Oklahoma Supreme Court Rules State Question 777 Stays on the November BallotMon, 08 Aug 2016 19:11:43 CDT
State Question 777 will stay on the ballot. The Oklahoma Supreme Court ruled on Monday that the proposed Constitutional Amendment that is known as "Right to Farm" stays on the November 8 general election ballot despite a legal challenge brought by State Rep. Jason Dunnington, D-Oklahoma City, Save the Illinois River, Ed Brocksmith and John Leonard.
According to the legal ruling- available here- released by the State Supreme Court, the Justices wrote that while the lower court may have made their ruling for the wrong reason- they would agree with the District Court and permit SQ777 to remain on the upcoming general election ballot. The Justices wrote "Here, the district court dismissed the petition by granting the Appellees' motion to dismiss on the grounds that State Question 777 was not facially unconstitutional, effectively dismissing the petition. Accordingly, we affirm the district court's dismissal of the case, but do so on the basis that the district court should have abstained from the addressing legislative referendum before voted on by the people."
Critics filed suit in Oklahoma County District Court but lost in their bid to keep the question off the ballot. They then filed an appeal with the Oklahoma Supreme Court.
The supporters of State Question 777 are pleased to put the legal challenge behind them. The Tulsa World quotes Oklahoma Farm Bureau President Tom Buchanan as saying “The legal challenge to State Question 777 was nothing but a last ditch effort by radical in-state and out-of-state groups to silence the voice of Oklahomans,” said Tom Buchanan, president of the Oklahoma Farm Bureau. “Thanks to the wisdom of the Oklahoma Supreme Court, the measure now will be decided by Oklahoma voters, rather than the liberal minority.”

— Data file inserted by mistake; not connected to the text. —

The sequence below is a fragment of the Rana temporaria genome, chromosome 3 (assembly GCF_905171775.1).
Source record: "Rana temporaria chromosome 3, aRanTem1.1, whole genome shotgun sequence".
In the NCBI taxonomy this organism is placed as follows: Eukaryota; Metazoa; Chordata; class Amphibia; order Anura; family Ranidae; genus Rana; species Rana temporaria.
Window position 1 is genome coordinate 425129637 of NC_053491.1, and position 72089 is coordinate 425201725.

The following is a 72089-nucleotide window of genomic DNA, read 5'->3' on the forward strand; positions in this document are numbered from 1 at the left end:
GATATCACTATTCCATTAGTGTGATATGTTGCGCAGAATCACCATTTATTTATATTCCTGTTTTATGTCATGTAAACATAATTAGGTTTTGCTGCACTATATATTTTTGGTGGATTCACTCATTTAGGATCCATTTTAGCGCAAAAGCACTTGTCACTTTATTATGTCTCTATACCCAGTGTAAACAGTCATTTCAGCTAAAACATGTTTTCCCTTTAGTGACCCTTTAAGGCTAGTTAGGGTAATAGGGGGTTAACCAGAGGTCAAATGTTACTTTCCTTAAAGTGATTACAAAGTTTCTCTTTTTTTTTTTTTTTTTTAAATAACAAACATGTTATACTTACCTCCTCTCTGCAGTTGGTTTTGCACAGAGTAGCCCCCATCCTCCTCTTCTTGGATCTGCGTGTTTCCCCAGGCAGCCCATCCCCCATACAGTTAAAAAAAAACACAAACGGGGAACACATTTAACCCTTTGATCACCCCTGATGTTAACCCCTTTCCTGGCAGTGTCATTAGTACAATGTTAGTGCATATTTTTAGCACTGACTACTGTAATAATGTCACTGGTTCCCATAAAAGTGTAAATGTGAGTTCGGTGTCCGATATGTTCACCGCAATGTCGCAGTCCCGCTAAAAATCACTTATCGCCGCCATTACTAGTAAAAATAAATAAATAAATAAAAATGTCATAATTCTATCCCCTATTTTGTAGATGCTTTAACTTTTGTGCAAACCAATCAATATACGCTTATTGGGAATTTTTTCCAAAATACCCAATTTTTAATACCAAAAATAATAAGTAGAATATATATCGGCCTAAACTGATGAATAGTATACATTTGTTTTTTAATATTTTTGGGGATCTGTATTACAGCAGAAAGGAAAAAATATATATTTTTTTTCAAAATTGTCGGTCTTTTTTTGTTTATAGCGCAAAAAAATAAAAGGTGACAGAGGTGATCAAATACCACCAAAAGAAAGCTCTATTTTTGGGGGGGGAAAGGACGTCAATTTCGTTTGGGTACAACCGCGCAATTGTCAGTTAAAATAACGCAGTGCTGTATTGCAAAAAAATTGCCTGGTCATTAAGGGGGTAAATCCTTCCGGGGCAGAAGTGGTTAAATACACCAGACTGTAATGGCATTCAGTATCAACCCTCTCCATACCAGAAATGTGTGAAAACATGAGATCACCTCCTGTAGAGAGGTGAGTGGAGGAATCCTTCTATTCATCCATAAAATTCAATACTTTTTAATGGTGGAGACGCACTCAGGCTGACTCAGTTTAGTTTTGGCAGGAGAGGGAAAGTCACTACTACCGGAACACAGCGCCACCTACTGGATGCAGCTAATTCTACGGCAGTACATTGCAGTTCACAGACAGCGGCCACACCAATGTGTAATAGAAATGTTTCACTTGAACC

The President of Save the Illinois River, Denise Deason-Toyne expressed disappointment back in May with the District Court decision against their lawsuit, but has not commented on the Supreme Court ruling upholding the District Court decision.
Both the supporters and opponents of State Question 777 have established websites to make their cases- click here for the Vote Yes website- and click here for the Vote No website.
Our most recent update on the State Question looked at the money raised through the end of the second quarter by both sides- click here to jump there.
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